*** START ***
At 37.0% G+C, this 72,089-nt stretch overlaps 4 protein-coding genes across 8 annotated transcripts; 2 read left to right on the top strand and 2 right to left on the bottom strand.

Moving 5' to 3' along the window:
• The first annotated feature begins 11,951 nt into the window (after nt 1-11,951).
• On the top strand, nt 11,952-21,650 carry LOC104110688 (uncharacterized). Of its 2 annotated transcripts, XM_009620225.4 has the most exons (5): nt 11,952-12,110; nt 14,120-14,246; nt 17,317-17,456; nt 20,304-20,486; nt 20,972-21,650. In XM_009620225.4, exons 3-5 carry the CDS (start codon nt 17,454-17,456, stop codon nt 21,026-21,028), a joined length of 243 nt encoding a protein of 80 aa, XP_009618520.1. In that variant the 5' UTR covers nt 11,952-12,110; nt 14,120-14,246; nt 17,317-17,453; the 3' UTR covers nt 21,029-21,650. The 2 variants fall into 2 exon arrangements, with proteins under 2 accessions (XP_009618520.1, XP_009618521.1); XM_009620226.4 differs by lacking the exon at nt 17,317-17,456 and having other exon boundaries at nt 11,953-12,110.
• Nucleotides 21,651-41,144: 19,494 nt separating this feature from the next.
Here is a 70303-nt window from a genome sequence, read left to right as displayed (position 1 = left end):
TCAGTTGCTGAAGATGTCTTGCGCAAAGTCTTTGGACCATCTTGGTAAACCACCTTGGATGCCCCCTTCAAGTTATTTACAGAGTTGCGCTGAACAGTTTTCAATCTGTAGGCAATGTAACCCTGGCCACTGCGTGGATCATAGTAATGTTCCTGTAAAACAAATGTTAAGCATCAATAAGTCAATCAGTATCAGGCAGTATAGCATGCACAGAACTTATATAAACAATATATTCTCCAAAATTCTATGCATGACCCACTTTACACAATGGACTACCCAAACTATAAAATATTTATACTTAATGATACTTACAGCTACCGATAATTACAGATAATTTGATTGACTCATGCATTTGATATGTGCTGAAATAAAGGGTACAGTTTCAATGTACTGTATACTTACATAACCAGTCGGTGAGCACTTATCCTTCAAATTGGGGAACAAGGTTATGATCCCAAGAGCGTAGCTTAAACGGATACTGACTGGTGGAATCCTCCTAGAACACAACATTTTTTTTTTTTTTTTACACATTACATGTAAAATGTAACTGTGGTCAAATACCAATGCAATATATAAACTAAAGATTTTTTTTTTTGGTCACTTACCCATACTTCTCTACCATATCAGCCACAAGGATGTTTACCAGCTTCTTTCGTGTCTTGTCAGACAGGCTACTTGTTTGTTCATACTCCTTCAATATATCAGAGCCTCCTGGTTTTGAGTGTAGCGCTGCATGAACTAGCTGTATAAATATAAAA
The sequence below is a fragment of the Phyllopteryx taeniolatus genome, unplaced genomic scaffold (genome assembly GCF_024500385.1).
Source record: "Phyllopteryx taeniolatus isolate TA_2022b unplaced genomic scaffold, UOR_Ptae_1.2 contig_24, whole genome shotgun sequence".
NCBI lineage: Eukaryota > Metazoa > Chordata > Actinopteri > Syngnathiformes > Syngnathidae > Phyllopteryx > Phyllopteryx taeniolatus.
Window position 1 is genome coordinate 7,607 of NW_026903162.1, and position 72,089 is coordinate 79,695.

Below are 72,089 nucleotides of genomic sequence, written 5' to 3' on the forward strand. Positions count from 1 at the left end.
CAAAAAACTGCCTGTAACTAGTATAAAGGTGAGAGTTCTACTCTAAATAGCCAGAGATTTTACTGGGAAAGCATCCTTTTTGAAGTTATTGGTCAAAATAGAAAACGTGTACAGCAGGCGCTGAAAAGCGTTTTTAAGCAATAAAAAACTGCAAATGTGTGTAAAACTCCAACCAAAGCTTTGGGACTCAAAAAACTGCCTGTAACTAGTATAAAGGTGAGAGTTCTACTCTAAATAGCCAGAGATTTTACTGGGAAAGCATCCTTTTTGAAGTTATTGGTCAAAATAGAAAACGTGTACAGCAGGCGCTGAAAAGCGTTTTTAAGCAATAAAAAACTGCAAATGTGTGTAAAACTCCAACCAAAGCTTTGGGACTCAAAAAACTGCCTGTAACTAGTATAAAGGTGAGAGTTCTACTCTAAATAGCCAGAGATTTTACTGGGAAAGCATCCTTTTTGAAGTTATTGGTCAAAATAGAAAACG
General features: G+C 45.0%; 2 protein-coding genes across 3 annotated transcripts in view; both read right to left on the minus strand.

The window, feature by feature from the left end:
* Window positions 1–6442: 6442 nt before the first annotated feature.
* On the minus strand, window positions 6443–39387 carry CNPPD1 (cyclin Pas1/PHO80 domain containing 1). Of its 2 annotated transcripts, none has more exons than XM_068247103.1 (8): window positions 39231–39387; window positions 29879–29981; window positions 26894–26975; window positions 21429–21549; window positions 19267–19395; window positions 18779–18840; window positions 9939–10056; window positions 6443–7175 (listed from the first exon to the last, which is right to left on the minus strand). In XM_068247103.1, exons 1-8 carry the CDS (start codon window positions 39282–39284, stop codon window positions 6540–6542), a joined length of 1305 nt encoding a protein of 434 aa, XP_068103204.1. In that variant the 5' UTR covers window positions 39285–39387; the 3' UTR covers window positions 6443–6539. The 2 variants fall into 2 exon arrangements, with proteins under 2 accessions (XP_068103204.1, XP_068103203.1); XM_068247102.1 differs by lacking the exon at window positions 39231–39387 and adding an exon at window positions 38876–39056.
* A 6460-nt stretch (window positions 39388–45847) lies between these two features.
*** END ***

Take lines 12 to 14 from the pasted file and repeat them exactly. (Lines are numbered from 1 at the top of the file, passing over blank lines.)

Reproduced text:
Below are 72,089 nucleotides of genomic sequence, written 5' to 3' on the forward strand. Positions count from 1 at the left end.
CAAAAAACTGCCTGTAACTAGTATAAAGGTGAGAGTTCTACTCTAAATAGCCAGAGATTTTACTGGGAAAGCATCCTTTTTGAAGTTATTGGTCAAAATAGAAAACGTGTACAGCAGGCGCTGAAAAGCGTTTTTAAGCAATAAAAAACTGCAAATGTGTGTAAAACTCCAACCAAAGCTTTGGGACTCAAAAAACTGCCTGTAACTAGTATAAAGGTGAGAGTTCTACTCTAAATAGCCAGAGATTTTACTGGGAAAGCATCCTTTTTGAAGTTATTGGTCAAAATAGAAAACGTGTACAGCAGGCGCTGAAAAGCGTTTTTAAGCAATAAAAAACTGCAAATGTGTGTAAAACTCCAACCAAAGCTTTGGGACTCAAAAAACTGCCTGTAACTAGTATAAAGGTGAGAGTTCTACTCTAAATAGCCAGAGATTTTACTGGGAAAGCATCCTTTTTGAAGTTATTGGTCAAAATAGAAAACG
General features: G+C 45.0%; 2 protein-coding genes across 3 annotated transcripts in view; both read right to left on the minus strand.